This tutorial will help you to setup up a simple simulation using the MESA-PD module.
The scenario for this tutorial a is particle gas (spheres) confined by solid walls.
For this tutorial only a few waLBerla includes are needed, namely:
The MESA-PD framework is comprised of different core components:
- collision_detection: collision_detection holds algorithms for determining collision information
- data: data holds all datastructures which can be used
- domain: domain contains the coupling to the BlockForest domain partitioning
- kernel: kernel holds all algorithms which act on particles
- mpi: mpi holds all functionality needed for synchronization
- vtk: vtk holds utility functions for writing the simulation to disk
First, the waLBerla environment is initialized, the random number generator is seeded and some simulation parameters are set.
Environment env(argc, argv);
int simulationSteps = 10;
We will use the BlockForest datastructure for the domain partitioning of our simulation. For more information about the general design of the waLBerla framework please refer to Tutorial - Basics 1: waLBerla Data Structures: Blocks and Fields and the documentation of domain_decomposition::BlockStorage.
You can choose the number of blocks you want to have in each direction. In a parallel simulation these blocks get assigned to different processes. You should make sure that you always have at least as many blocks as processes. The number of processes you want your simulation to run with is specified when you start your program with mpiexec.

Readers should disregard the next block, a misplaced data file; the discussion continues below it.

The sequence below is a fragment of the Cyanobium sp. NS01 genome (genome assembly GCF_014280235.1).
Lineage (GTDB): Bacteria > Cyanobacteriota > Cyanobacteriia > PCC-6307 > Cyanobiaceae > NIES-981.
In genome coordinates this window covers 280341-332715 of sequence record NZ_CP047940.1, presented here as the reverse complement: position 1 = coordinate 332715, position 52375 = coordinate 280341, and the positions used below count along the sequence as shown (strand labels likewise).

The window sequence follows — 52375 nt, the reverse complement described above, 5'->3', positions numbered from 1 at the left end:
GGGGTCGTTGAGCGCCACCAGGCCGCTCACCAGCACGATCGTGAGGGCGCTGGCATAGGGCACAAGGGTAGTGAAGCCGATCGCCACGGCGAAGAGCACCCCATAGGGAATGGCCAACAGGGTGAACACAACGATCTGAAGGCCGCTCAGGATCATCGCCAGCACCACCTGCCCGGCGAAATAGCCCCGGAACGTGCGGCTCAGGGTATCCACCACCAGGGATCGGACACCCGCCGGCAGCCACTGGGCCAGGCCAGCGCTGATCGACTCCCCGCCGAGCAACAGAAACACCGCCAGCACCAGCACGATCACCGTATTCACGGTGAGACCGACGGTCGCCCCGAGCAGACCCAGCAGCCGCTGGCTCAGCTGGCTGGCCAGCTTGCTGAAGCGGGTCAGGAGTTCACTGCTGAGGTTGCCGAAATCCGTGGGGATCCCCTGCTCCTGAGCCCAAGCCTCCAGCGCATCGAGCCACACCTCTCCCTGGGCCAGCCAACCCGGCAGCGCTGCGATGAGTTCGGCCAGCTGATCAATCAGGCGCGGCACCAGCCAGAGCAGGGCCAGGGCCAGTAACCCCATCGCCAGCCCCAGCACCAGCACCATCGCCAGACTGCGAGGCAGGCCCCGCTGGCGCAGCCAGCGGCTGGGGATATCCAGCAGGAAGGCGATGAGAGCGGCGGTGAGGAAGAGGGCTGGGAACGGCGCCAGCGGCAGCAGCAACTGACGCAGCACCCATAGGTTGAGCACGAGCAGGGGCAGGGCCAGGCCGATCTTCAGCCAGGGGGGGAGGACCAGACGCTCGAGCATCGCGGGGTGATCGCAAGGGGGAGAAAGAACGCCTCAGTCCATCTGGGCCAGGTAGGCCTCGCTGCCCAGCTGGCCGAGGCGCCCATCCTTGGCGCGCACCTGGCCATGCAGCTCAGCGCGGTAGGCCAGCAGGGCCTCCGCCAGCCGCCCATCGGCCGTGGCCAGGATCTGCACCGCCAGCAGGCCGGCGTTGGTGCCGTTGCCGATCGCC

- If you run a simulation with periodic boundaries you need at least three blocks in each direction of periodicity!
Vector3<bool>(false, false, false)
Next, we initialize all data structures that we need for the simulation. The data::ParticleStorage is the data container for all particles. The data::ShapeStorage stores information about the shape of the particles. This information is separated from the particle due to that fact that most of the time there are many similar particles in on simulation. With this approach you do not need to store the information for every particle but only once.
Since all kernels are written against an abstract interface to access the particle properties we also need a intermediate accessor class. This class is in most cases is the data::ParticleAccessorWithShape.
Finally, to improve the complexity of the collision detection step, we need a data::LinkedCells acceleration data structure.
auto ps = std::make_shared<data::ParticleStorage>(100);
auto ss = std::make_shared<data::ShapeStorage>();
data::ParticleAccessorWithShape accessor(ps, ss);
data::LinkedCells lc(localDomain.getExtended(spacing), spacing );
Now we are almost ready to initialize the particles for our simulation. For this purpose we will write two helper functions to create spheres and walls.
( data::ParticleStorage& ps,
auto pl = ps.create(true);
pl->setPosition ( pos );
pl->setInteractionRadius ( std::numeric_limits<real_t>::infinity() );
pl->setShapeID ( ss.create<data::HalfSpace>( normal ) );
pl->setOwner ( walberla::mpi::MPIManager::instance()->rank() );